1. 21
  1. 7

    Hm interesting, but this architecture assumes that the whole system can be brought down and brought up atomically? (atomic upgrade)

    I mention that issue in my blog post yesterday: https://www.oilshell.org/blog/2021/07/blog-backlog-1.html#fallacies

    Fallacy: You Can Extend Your Type System Across the Network. Large distributed systems can’t be atomically upgraded. (Example: the entire Internet, although it’s also true at much smaller scales.) This conflicts with type safety as a global property of a program.

    And I go on to link this comment: https://old.reddit.com/r/ProgrammingLanguages/comments/nqm6rf/on_the_merits_of_low_hanging_fruit/h0cqvuy/

    Reading between the lines (with orderd), you’re working at a trading firm. I can see why they can take down their systems. One reason might be that some markets actually close; another reason it’s not a system with users outside the company. Or it could just be like my bank where their website goes down on Saturday nights :) (annoying)

    I’m thinking of stuff more like Google or the whole Internet – you can’t just take the whole thing down and restart it :) It’s up forever and has to be incrementally upgraded.

    So it would be nice to make this distinction in the article. I would say that only small distributed systems can be atomically upgraded. To be clear, this has a huge effect, and if you can take advantage of it, you should! I am not sure I can use it, but it’s interesting.


    FWIW I think the middle of the article was very lucid and clear, with a good example. However the intro was difficult to read and understand. I had to read it 2 or 3 times to figure out what you’re talking about. It’s a bit abstract, uses some vague non-standard terms (single conventional program, single-program system), and the style is a bit stilted. If you want to reach more people, I would suggest writing like you talk.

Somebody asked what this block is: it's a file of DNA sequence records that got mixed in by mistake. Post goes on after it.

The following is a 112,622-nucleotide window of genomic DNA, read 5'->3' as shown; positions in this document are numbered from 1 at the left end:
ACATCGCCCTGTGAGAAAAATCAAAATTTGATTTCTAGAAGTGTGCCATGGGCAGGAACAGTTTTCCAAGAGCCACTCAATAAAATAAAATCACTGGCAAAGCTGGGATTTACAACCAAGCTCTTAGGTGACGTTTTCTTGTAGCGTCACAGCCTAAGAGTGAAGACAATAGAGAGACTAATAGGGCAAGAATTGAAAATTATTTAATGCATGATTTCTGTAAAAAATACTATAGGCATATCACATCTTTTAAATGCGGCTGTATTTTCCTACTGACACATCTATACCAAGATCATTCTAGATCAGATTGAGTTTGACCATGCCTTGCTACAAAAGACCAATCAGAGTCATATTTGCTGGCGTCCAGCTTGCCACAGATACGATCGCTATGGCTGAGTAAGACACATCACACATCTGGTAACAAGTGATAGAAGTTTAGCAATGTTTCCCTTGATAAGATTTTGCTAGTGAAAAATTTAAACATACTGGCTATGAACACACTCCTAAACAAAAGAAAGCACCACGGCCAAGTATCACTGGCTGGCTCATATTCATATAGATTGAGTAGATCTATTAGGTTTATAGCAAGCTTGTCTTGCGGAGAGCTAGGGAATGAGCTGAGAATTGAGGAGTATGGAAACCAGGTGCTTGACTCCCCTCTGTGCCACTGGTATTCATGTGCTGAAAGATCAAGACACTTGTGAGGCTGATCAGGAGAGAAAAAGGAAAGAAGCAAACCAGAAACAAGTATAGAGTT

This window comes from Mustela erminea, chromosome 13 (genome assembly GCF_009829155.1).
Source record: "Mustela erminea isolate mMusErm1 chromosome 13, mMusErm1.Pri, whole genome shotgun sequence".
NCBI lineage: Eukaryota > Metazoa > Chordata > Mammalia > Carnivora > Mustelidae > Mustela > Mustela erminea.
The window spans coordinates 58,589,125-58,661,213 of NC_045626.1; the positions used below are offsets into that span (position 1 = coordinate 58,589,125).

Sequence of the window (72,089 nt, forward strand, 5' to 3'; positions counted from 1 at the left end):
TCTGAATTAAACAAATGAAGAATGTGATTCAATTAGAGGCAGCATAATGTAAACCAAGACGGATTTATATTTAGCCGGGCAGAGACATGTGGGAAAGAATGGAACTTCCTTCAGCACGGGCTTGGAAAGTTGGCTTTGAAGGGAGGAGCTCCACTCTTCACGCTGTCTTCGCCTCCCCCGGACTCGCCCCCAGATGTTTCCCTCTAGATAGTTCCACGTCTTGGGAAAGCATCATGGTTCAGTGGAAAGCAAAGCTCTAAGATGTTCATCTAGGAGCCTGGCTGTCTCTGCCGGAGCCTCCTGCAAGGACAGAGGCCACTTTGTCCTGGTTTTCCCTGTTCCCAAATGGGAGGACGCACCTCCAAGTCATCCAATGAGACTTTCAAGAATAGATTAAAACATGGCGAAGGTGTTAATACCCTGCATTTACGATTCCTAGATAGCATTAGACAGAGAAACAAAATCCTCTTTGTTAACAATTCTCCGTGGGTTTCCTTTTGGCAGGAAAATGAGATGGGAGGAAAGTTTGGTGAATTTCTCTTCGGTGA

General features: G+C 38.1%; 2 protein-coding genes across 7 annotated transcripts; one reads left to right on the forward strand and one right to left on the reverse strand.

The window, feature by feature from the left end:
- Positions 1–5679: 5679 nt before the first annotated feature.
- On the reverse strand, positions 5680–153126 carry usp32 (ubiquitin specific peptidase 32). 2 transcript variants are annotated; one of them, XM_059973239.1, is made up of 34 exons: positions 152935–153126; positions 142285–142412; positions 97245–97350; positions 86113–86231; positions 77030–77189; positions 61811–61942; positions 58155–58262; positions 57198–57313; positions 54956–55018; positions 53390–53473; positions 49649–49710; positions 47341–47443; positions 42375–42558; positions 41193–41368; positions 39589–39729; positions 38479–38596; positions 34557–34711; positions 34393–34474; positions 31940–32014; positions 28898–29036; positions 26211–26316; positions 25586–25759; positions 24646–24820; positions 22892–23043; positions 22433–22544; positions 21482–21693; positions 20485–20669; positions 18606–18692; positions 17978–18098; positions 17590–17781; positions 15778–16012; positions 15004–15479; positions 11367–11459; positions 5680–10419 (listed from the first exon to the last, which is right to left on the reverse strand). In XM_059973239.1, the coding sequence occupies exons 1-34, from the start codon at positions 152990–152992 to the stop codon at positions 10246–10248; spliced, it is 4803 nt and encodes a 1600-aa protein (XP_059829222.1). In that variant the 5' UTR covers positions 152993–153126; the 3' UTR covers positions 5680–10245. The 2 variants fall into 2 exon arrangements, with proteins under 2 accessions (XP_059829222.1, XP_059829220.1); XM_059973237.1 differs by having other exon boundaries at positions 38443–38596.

I hope that is helpful; I say that because I noticed several people including myself had problems reading an earlier post: https://lobste.rs/s/glu4bw/write_code_not_compilers

    (And this is coming from somebody who has worked with all these things: Python, MyPy, C++, Unix processes, distributed systems. I’m used to reading jargon, but jargon can be put in simple / natural prose, which builds up crisp definitions, etc.)

    1. 4

      but this architecture assumes that the whole system can be brought down and brought up atomically? (atomic upgrade)

      No - there are many approaches here, like hot-code-reload of modules in the Python program, but one very simple approach is to just restart the main program and keep the processes running, and have the new version of the program resume monitoring all the child processes (through some Linux magic) and then start gradually killing and upgrading them.

      Edit: To paraphrase your broader point though, you’re saying that this only works for systems where one entity ultimately controls the entire system, so for example this wouldn’t work for the internet at large (but it would work for Google). Yes, that’s true. Two points on that: 1. I think most systems have one entity ultimately controlling them, and 2. This is a general pattern in many places, where there’s a larger “decentralized” environment containing interacting centrally-controlled individual entities: Economies contain firms, for example. I (probably) wouldn’t want to centrally plan the entire economy, but centrally planning a firm inside the economy is very beneficial - it’s Coase’s theory of the firm. For the same reasons, my system might interact with other systems I don’t control, but I’d still want to be able to centrally control my system - and it’s practical to do so.